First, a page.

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How to Change Your Riding Mower's Battery

Every homeowner loves a smooth-running lawnmower the way a barber loves a nice, level flattop. One of the biggest parts of mower maintenance is installing a new battery when the old one gives out. Here are the easiest steps for swapping out your riding mower's battery and keeping the machine running strong all season long.

What You'll Need:

Step 1: Wear Gloves and Safety Glasses

As always, safety first. You’ll want to make sure your skin and eyes stay protected from any leaking battery material, sharp edges or other hazards.

Step 2: Prepare Your Mower

Move the riding mower to a well-lit, level surface, and turn off the machine.

Step 3: Find the Old Battery and Loosen It

Lift up your mower's seat or hood; the battery will usually be in one of these two places. Once found, use your adjustable wrench to loosen or remove any straps or fasteners holding the battery in place.

Step 4: Remove the Cables

Starting with the negative black cable, loosen the connector, slide it up and off the battery terminal and set it aside. Do this again for the positive red cable.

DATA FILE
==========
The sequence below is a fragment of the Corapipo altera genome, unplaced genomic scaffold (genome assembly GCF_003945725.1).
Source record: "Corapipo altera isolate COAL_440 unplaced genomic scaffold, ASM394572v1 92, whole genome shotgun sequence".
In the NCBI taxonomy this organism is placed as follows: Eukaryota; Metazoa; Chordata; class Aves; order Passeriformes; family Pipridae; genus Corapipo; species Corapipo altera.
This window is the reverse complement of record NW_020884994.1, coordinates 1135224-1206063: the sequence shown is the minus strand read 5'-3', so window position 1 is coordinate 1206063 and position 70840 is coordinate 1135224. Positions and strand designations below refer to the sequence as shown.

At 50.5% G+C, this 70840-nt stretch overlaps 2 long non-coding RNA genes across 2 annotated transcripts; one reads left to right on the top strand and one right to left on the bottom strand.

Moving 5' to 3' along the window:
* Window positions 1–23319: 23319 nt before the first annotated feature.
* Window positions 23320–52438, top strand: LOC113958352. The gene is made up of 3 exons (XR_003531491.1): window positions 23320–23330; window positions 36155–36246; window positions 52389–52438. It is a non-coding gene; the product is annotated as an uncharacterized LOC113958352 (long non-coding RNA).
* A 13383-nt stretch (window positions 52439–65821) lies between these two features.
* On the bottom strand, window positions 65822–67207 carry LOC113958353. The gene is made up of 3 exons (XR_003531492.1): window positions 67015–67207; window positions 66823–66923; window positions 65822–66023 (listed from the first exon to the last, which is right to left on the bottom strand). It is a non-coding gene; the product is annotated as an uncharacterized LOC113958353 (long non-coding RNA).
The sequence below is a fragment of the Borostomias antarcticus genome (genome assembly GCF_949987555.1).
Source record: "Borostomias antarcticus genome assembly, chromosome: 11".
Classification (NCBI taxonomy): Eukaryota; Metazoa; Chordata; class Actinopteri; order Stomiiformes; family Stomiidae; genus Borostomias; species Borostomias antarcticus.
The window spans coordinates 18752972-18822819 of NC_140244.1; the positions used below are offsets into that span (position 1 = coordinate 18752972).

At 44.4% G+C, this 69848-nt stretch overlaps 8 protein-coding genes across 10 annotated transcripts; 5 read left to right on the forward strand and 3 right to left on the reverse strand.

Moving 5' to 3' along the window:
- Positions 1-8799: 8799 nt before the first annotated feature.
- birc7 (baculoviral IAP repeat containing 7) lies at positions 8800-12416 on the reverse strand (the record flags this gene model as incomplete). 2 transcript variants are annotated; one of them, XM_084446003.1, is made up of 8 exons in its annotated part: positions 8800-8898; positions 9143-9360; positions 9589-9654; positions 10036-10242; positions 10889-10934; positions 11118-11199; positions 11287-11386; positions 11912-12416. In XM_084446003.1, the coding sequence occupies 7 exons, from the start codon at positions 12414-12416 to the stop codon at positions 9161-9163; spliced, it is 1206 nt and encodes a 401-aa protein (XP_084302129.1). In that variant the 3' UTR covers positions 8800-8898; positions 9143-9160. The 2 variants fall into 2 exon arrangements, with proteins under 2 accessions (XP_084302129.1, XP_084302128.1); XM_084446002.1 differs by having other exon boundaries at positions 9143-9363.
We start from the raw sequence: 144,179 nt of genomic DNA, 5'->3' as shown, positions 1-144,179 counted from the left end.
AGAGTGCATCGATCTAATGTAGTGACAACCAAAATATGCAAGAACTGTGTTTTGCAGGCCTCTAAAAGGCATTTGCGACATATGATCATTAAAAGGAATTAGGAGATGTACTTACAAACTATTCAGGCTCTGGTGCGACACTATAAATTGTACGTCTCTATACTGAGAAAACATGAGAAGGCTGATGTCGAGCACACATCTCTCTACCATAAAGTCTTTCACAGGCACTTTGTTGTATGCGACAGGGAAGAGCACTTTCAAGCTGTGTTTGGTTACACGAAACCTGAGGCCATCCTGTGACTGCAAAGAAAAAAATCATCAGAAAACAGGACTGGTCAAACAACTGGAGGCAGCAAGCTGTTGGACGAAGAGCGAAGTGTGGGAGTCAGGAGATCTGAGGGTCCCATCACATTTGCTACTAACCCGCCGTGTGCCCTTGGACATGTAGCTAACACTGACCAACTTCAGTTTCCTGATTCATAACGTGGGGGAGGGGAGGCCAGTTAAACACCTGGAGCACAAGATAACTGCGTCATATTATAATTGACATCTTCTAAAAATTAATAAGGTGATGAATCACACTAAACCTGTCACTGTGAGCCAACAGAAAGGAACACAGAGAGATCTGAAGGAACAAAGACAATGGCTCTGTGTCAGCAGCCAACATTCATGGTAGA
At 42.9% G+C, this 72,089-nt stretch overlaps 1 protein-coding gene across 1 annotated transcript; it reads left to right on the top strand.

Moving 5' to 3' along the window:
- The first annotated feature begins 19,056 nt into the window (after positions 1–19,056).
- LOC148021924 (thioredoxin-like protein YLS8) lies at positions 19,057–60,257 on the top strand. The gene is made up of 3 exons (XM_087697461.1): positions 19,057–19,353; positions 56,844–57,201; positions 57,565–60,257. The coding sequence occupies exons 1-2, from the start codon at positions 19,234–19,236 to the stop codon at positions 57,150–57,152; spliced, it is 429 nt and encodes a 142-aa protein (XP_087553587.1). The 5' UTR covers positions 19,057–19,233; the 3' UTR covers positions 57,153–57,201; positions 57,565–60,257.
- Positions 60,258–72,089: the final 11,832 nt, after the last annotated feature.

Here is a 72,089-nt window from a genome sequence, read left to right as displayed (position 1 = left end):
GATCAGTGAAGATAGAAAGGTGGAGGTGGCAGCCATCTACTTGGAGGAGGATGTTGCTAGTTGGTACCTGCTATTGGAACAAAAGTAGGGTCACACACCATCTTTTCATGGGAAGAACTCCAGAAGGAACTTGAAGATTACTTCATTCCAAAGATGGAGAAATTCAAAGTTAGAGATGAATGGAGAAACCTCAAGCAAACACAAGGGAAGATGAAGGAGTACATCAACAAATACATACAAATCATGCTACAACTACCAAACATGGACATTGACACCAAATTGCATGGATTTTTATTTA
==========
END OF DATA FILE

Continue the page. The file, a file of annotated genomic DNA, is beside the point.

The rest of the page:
Step 5: Remove the Dead Battery

With the cables and straps off, carefully lift the dead battery out and put it someplace away from your workstation. The battery might be too heavy for some to lift so get help if needed.

Step 6: Clean the Riding Mower's Connectors

Before installing your new battery, take this opportunity to clean the connectors. That way, your cables can make good contact with the new battery's terminals. Dab the baking soda solution onto the connectors and use the metal-bristled brush to scrub off any rust or acidic buildup.

Step 7: Install the New Battery

Now you'll do everything you just did in reverse. First, slide the new battery into place. Then connect the positive red cable, followed by the negative black cable. Once the connectors are back on, reattach any straps or fasteners that hold the battery in place.

Step 8: Test It Out

With a fresh new battery charging the engine, your mower should start right up. If it still doesn't, there may be a different problem with the machine.

Step 9: Dispose of the Old Battery

Don't throw your old battery in the trash. That's actually illegal. Because it's filled with corrosive materials, you'll need to take it to an auto center or recycling plant for proper disposal.